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Results of capitalist restoration in the USSR

Thirty years have passed since the destruction of the “socialist bloc” and of the USSR and the introduction of capitalist relations of production, of distribution and the corresponding “civilizational”, “ideological” superstructure. What does the balance sheet of the post-soviet experience look like? What prospects do you see now for Russia and the other ex-Soviet republics?

Market reforms introduced following the model of “shock therapy” turned into an economic catastrophe for Russia and the other former Soviet republics. The volume of production fell by half, investment fell five times and the income of the majority of the population fell below the poverty level. Alcoholism and drug addiction sharply increased, and an epidemic of socially conditioned diseases has begun. The total demographic losses in Russia alone amounted to about 12 million people. Monstrous social inequality has divided society into antagonistic classes. The country has been turned into a donor of Western countries: the export of capital from the territory of the former Union exceeded $2 trillion, the brain drain amounted to hundreds of thousands of highly qualified specialists, billions tons of non-reproducible natural resources were exported for processing abroad. Most branches of the high-tech industry have ceased to exist. During the thirty post-Soviet years, the economic activity has barely reached the Soviet level but with degradation of the structure of the economy and the volume of investment still half the Soviet level.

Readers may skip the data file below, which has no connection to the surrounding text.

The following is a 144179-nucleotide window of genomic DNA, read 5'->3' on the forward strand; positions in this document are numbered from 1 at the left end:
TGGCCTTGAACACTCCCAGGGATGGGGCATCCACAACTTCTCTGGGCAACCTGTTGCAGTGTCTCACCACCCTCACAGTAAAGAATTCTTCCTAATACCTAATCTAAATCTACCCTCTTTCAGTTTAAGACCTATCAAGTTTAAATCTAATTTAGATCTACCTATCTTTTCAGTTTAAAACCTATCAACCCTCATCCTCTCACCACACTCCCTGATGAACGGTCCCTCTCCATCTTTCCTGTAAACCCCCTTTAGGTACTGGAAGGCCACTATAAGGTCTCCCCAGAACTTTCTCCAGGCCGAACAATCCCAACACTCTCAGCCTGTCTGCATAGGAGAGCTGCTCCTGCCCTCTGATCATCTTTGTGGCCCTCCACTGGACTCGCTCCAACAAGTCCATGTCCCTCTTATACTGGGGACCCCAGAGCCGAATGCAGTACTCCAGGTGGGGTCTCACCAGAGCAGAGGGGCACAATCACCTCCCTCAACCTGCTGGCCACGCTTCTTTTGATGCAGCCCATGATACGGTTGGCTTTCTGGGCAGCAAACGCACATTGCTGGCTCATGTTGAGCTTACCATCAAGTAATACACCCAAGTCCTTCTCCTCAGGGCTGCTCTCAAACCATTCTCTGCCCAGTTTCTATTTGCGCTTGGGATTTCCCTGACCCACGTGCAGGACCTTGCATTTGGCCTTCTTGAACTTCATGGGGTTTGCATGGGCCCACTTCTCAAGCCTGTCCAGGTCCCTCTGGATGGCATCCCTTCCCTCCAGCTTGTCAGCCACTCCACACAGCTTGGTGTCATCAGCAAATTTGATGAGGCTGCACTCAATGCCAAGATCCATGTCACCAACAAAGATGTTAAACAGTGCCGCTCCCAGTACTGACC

There are two prospects for further development: either the continuation of degradation on the periphery of American-European capitalism, or advanced development on the basis of a new technological and world economic structure modeled on the PRC (People’s Republic of China). In the second case, the possibility of outstripping the development of the Russian economy with a rate of about 10% of GDP growth per year remains. But to do this, it is necessary to revive the socialist ideology, subordinate market relations to the tasks of improving people’s welfare, subordinate monetary policy to the goals of investment and production growth, introduce a progressive taxation system, stop capital flight, “de-offshorize” the economy, deploy a strategic planning system based on public and private partnership.